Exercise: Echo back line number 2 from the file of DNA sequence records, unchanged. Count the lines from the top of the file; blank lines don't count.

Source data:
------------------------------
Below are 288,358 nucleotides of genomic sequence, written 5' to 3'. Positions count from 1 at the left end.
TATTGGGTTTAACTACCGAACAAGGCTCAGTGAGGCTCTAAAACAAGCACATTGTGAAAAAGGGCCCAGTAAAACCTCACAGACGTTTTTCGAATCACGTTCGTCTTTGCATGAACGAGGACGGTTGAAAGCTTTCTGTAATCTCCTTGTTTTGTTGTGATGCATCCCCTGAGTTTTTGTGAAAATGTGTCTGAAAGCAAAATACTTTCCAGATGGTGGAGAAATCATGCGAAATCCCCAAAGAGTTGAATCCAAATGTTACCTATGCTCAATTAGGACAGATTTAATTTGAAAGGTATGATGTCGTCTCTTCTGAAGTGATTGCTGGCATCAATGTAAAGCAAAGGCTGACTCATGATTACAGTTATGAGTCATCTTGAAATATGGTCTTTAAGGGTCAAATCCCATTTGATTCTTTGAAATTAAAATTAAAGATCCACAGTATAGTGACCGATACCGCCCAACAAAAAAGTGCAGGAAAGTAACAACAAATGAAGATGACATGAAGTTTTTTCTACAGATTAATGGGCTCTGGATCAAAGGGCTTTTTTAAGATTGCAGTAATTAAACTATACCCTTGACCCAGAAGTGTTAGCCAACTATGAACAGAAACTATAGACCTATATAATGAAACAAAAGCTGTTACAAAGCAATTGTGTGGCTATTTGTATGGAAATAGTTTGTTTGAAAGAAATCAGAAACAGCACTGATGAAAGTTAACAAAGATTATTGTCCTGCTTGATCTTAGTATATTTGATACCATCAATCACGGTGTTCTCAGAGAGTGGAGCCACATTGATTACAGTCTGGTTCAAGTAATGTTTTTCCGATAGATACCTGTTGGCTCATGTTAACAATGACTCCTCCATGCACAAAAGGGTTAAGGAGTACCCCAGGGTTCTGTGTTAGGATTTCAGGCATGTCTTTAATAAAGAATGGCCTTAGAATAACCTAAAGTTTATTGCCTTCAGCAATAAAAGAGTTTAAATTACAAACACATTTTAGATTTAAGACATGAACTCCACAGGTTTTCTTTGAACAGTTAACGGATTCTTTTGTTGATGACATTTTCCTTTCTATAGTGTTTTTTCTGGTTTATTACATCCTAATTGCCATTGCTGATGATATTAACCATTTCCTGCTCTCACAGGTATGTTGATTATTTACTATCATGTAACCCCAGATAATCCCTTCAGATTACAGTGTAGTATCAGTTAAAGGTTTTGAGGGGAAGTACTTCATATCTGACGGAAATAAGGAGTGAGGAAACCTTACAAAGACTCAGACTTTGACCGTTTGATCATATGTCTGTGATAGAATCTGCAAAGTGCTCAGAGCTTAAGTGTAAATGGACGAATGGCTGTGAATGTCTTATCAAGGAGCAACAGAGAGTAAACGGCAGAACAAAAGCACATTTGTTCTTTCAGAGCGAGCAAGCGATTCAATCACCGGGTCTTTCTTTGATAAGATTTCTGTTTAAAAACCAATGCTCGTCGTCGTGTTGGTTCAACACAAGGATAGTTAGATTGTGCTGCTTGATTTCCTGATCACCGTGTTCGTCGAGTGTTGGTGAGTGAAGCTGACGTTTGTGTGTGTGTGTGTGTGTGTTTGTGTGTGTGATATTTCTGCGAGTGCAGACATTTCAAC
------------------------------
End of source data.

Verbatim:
TATTGGGTTTAACTACCGAACAAGGCTCAGTGAGGCTCTAAAACAAGCACATTGTGAAAAAGGGCCCAGTAAAACCTCACAGACGTTTTTCGAATCACGTTCGTCTTTGCATGAACGAGGACGGTTGAAAGCTTTCTGTAATCTCCTTGTTTTGTTGTGATGCATCCCCTGAGTTTTTGTGAAAATGTGTCTGAAAGCAAAATACTTTCCAGATGGTGGAGAAATCATGCGAAATCCCCAAAGAGTTGAATCCAAATGTTACCTATGCTCAATTAGGACAGATTTAATTTGAAAGGTATGATGTCGTCTCTTCTGAAGTGATTGCTGGCATCAATGTAAAGCAAAGGCTGACTCATGATTACAGTTATGAGTCATCTTGAAATATGGTCTTTAAGGGTCAAATCCCATTTGATTCTTTGAAATTAAAATTAAAGATCCACAGTATAGTGACCGATACCGCCCAACAAAAAAGTGCAGGAAAGTAACAACAAATGAAGATGACATGAAGTTTTTTCTACAGATTAATGGGCTCTGGATCAAAGGGCTTTTTTAAGATTGCAGTAATTAAACTATACCCTTGACCCAGAAGTGTTAGCCAACTATGAACAGAAACTATAGACCTATATAATGAAACAAAAGCTGTTACAAAGCAATTGTGTGGCTATTTGTATGGAAATAGTTTGTTTGAAAGAAATCAGAAACAGCACTGATGAAAGTTAACAAAGATTATTGTCCTGCTTGATCTTAGTATATTTGATACCATCAATCACGGTGTTCTCAGAGAGTGGAGCCACATTGATTACAGTCTGGTTCAAGTAATGTTTTTCCGATAGATACCTGTTGGCTCATGTTAACAATGACTCCTCCATGCACAAAAGGGTTAAGGAGTACCCCAGGGTTCTGTGTTAGGATTTCAGGCATGTCTTTAATAAAGAATGGCCTTAGAATAACCTAAAGTTTATTGCCTTCAGCAATAAAAGAGTTTAAATTACAAACACATTTTAGATTTAAGACATGAACTCCACAGGTTTTCTTTGAACAGTTAACGGATTCTTTTGTTGATGACATTTTCCTTTCTATAGTGTTTTTTCTGGTTTATTACATCCTAATTGCCATTGCTGATGATATTAACCATTTCCTGCTCTCACAGGTATGTTGATTATTTACTATCATGTAACCCCAGATAATCCCTTCAGATTACAGTGTAGTATCAGTTAAAGGTTTTGAGGGGAAGTACTTCATATCTGACGGAAATAAGGAGTGAGGAAACCTTACAAAGACTCAGACTTTGACCGTTTGATCATATGTCTGTGATAGAATCTGCAAAGTGCTCAGAGCTTAAGTGTAAATGGACGAATGGCTGTGAATGTCTTATCAAGGAGCAACAGAGAGTAAACGGCAGAACAAAAGCACATTTGTTCTTTCAGAGCGAGCAAGCGATTCAATCACCGGGTCTTTCTTTGATAAGATTTCTGTTTAAAAACCAATGCTCGTCGTCGTGTTGGTTCAACACAAGGATAGTTAGATTGTGCTGCTTGATTTCCTGATCACCGTGTTCGTCGAGTGTTGGTGAGTGAAGCTGACGTTTGTGTGTGTGTGTGTGTGTGTTTGTGTGTGTGATATTTCTGCGAGTGCAGACATTTCAAC